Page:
Thursday, December 27, 2012

Ending the Year

So at the last Bookclub Meeting of the year, we digressed to the awful banking service in Guyana and sat there deciding which was the least of the evils, when one of the members informed us that Scotiabank had introduced a standing charge per month on her Savings account in August and she promptly marched in and closed the account. They had introduced a ridiculous idea of an inactive account - surely that's a good thing you idiots - that you can use the customer's money to your heart's content at a measly rate of 1% you are still well ahead... so the new charge was $500 per month  on an inactive account.
I had originally had opened the Scotiabank account to use as a primarily business one, but as I could never contact anyone by telephone I quickly nixed that idea: . I remembered seeing the $500 charge on my last statement and meant to get around to finding out about it -- as the charge was explained I resolved to close the account at the earliest opportunity.
I was taking the Staff out to Christmas lunch and decided to leave the office 40 minutes early, figuring it would be easy as I was told you just had to avoid the tellers and go straight upstairs to the business section. Ha! The young man told me that it was a teller transaction as I wanted to withdraw my cash-- I said I had a number in another bank that the amounts could be transferred to but apparently that still counts as a cash transaction and the tellers had to do it-- after waiting in the queue for 35 minutes, the teller told me it was complicated and would I mind waiting on the side as several supervisors needed to sign off the account. I said yes-- I minded very much and could she speed things up as I was taking everyone out to lunch. It took over an hour with me signing several A4 bits of paper looking like my bank statement and writing the reason three times why I was closing the accounts.  After an hour, the time we were all meeting at the restaurant came and went and I impatiently grabbed all bits of paper and left. On arriving to the office after Christmas I discovered I had the end of a thermal paper roll with the final amount-- no A4 sheet showing any interest - maybe an inactive account means that you don't get interest but have to pay them to use your money? They are so ridiculous I regret I didn't close the damm account 8 months ago!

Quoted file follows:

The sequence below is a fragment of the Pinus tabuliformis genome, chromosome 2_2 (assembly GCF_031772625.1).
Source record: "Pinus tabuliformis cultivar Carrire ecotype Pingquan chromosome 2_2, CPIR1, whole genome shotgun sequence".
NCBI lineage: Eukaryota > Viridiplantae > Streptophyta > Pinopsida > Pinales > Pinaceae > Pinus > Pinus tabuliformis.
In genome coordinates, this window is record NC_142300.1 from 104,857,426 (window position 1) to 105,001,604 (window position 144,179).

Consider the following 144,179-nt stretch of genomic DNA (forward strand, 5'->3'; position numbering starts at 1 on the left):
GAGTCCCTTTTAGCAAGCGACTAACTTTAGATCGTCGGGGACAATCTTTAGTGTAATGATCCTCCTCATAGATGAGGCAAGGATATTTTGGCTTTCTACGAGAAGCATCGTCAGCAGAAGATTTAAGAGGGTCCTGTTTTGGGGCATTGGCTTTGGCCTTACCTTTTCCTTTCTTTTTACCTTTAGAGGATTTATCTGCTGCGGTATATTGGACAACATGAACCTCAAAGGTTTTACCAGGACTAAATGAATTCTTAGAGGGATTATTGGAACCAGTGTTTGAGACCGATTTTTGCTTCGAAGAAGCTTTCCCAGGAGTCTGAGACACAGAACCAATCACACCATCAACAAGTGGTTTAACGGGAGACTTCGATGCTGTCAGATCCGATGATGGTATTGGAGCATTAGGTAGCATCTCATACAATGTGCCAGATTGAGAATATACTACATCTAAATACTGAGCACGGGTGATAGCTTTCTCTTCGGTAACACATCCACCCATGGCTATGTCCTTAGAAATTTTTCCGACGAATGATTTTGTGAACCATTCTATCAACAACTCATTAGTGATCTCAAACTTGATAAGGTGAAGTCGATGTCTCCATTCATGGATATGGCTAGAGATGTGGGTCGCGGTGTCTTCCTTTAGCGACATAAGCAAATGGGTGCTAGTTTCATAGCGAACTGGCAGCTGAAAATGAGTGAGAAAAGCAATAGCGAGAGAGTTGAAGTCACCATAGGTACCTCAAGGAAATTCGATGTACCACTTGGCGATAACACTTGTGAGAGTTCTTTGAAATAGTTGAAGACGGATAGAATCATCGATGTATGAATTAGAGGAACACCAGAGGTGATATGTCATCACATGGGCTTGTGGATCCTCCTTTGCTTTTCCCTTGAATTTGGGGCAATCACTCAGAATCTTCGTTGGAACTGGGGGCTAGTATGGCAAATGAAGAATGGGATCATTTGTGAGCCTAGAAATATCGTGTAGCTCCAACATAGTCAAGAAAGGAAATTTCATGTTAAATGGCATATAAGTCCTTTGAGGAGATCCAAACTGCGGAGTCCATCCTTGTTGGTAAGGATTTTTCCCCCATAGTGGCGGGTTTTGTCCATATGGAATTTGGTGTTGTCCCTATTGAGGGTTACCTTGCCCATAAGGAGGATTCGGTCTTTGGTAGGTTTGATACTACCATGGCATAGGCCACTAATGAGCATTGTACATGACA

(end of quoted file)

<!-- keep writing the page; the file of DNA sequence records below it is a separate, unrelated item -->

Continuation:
Thursday, December 20, 2012

Where all the Post Boxes gone?

Made a decision to not support the commercialization of Christmas by spending silly amounts on cards then the ever-increasing cost of postage in addition to being wasteful environmentally speaking, when in fact most people are contactable online.
So was surprised to be so pleased to get a picture of a friend's child in a cute Santa's outfit and hear from a long-lost cousin. As I scrabbled around to send off late cards, my girl Friday asked for 'time-off' to visit her family in another county. Was given a letter to post also and on a rainy day felt the main Post Office was too much trouble to get to; although only a couple of blocks from my office - the Bank of Guyana greedily fenced all pedestrian spaces and the shortcut to the Post Office (can they do that??) making the short journey more cumbersome than it need to be. So I stuck the post in the car and figured I would find a letter-box somewhere - no such luck! All the Post boxes have mysteriously disappeared! It brought back a deja-vu  feeling of cycling to work in England and noticing all the Post Boxes in the City Centre removed following an IRA threat.
I figured with the increase of the 'mad people' on the street bored out of their minds - the GPO must have got fed-up with extraneous things being shoved into their letter boxes - I have that problem to a lesser extent with the one at work. I guess from a business point of view- they would be spending less on salaries to clear Letter-boxes and leave the onus on the customer to find the nearest Post Office?

Monday, December 17, 2012

South Africa and Guyana

An economist pointed out a recent article- Oct 2012 - in The Economist magazine about South Africa rife with parallels to Guyana:

The headline seemed to confirm this observation:

It has made progress since becoming a full democracy in 1994. But a failure of leadership means that in many ways, South Africa is now going backwards.

and seeing as Guyana regarded the restoration of democracy as 1992 it was eerily in the same time-frame.

Naomi Klein in her book 'The Shock Doctrine' alluded to a beaten Mandela touted as a hero worldwide, out of touch with the reality in 1994 and who tamely allowed Mbeke to promote thinly-disguised right-wing policies to basically chuck The Freedon Charter out of the window - she describes very well the heady sensation of the nouveau-economists signing away ignorantly the rights of the country's people and creating a new black elite.  Here the parallels to Guyana become frightening - a breakdown in Law and Order, a wrecked education system unable to produce graduates needed for the new economy- presumably cronyism being the order of the day, a president who ' He came to power promising to tackle unemployment and corruption, but has accomplished little. He owes so much to South Africa’s vested interests that it is difficult to imagine him embarking upon radical reform. If he is simply re-elected without promising anything new,'  (This would definitely apply to the nouveau post-Jagan PPP!)
sigh - the list can go on - maybe all unhappy countries are alike in many ways(apologies to Tolstoy)-- the Multi-nationals and other countries contributing to supporting the exploitation of the country and people, will reap the negative outcomes in nastier ways of destruction of the environment, Public Health issues and inundation by migrating peoples....